STAFF AND AP REPORTS
DETROIT (AP) -- Full-size pickups once again dominated U.S. auto sales in May, as small businesses -- increasingly confident in the economy -- raced to replace the aging pickups they held on to during the recession.
Car-buyers, too, were lured by low interest rates and Memorial Day sales.
Overall, U.S. consumers bought 1.4 million vehicles in May, up 8 percent from the same month a year ago, according to Autodata Corp.
Most automakers topped analysts' expectations last month, with Nissan reporting its highest May sales ever after cutting prices on seven popular models.
"Our Nissan sales have been up greatly," said Russ Kauffeld, general manager of Bachman Bernard Nissan-Chrysler-Dodge-Jeep-Ram.
"Sales have actually been crazy," Kauffeld said. "We're on pace for the best sales year ever since we've had Nissan (1981)," Kauffeld told The Greeneville Sun Wednesday in an interview.
While all Nissan models are selling quickly, Kauffeld said the Nissan Rogue SUV and Nissan Frontier pickup have been the most popular.
Chrysler, Ford, Honda and Toyota also reported increases nationwide. Only Volkswagen's sales were down from last May.
Automakers sold 173,972 full-size pickups in May, the highest total since a year-end rush last December, according to Ward's AutoInfoBank.
Sales of Ford's F-Series pickup, which is the country's best-selling vehicle, rose 31 percent to a six-year high of 71,604 nationally.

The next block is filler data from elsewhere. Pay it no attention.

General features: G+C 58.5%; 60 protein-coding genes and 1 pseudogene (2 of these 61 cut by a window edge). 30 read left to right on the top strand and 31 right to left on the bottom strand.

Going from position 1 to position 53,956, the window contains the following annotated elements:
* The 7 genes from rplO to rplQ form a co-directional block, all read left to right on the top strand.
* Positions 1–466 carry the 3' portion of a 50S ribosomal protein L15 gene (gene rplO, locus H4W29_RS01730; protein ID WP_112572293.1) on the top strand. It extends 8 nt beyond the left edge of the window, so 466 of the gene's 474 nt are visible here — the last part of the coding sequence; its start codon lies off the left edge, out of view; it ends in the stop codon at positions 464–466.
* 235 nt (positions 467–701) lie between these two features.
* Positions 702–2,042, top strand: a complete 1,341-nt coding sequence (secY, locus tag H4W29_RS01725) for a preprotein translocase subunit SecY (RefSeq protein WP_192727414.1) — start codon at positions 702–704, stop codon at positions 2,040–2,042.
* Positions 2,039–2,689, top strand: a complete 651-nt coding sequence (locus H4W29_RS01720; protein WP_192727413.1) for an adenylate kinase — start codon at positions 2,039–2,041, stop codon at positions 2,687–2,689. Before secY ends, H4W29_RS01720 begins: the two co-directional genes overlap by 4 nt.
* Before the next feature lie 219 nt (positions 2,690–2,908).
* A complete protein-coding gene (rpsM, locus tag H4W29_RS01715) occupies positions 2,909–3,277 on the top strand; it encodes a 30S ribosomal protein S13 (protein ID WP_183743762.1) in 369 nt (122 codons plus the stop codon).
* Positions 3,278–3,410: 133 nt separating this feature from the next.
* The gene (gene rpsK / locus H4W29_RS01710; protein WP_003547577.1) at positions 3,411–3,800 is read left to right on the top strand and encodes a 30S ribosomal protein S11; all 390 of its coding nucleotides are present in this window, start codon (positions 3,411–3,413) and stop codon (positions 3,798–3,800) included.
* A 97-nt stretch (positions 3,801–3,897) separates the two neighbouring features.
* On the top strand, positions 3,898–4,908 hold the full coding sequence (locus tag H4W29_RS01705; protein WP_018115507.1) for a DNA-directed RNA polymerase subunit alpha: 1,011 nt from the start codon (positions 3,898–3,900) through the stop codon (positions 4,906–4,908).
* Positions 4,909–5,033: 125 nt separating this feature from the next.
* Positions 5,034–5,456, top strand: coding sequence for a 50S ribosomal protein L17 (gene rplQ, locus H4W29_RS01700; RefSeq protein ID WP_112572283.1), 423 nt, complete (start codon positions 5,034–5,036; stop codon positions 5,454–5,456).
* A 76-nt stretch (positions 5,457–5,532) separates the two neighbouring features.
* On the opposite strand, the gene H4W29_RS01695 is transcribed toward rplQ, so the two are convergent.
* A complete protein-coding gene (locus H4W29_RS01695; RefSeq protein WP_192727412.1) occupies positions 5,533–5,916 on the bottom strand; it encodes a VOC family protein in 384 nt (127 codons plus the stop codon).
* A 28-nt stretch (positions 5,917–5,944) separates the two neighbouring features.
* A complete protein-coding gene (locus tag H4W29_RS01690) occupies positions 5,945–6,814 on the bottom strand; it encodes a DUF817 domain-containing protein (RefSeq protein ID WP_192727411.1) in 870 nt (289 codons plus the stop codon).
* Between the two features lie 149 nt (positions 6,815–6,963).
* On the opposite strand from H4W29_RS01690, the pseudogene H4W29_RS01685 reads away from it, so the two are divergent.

That comes as no surprise to Kevin Ross, sales manager at Gateway Ford.
"The F-Series has always been number one for us," Ross said in an interview with the Sun. "It dominates the competition like none other. It's our top Ford product."
F-Series sales at Gateway Ford have been up since the start of the year, Ross said.
Gateway Ford is the number one Ford dealer in its zone, which includes parts of Tennessee, Kentucky, Ohio and Indiana, Ross added.
Ford said in early May that it's adding 2,000 workers to the Kansas City, Mo., plant that makes the F-150.
General Motors and Chrysler also posted full-size truck sales gains of more than 20 percent.
The Federal Reserve's low interest rate policies have helped sales by keeping loan rates low.
A 48-month new-car loan now averages 2.92 percent, according to Bankrate.com.
Strong sales of pickups in May -- not typically a blowout month for trucks -- signal that businesses feel more certain about the future, said Jesse Toprak, senior analyst for the TrueCar.com auto pricing site.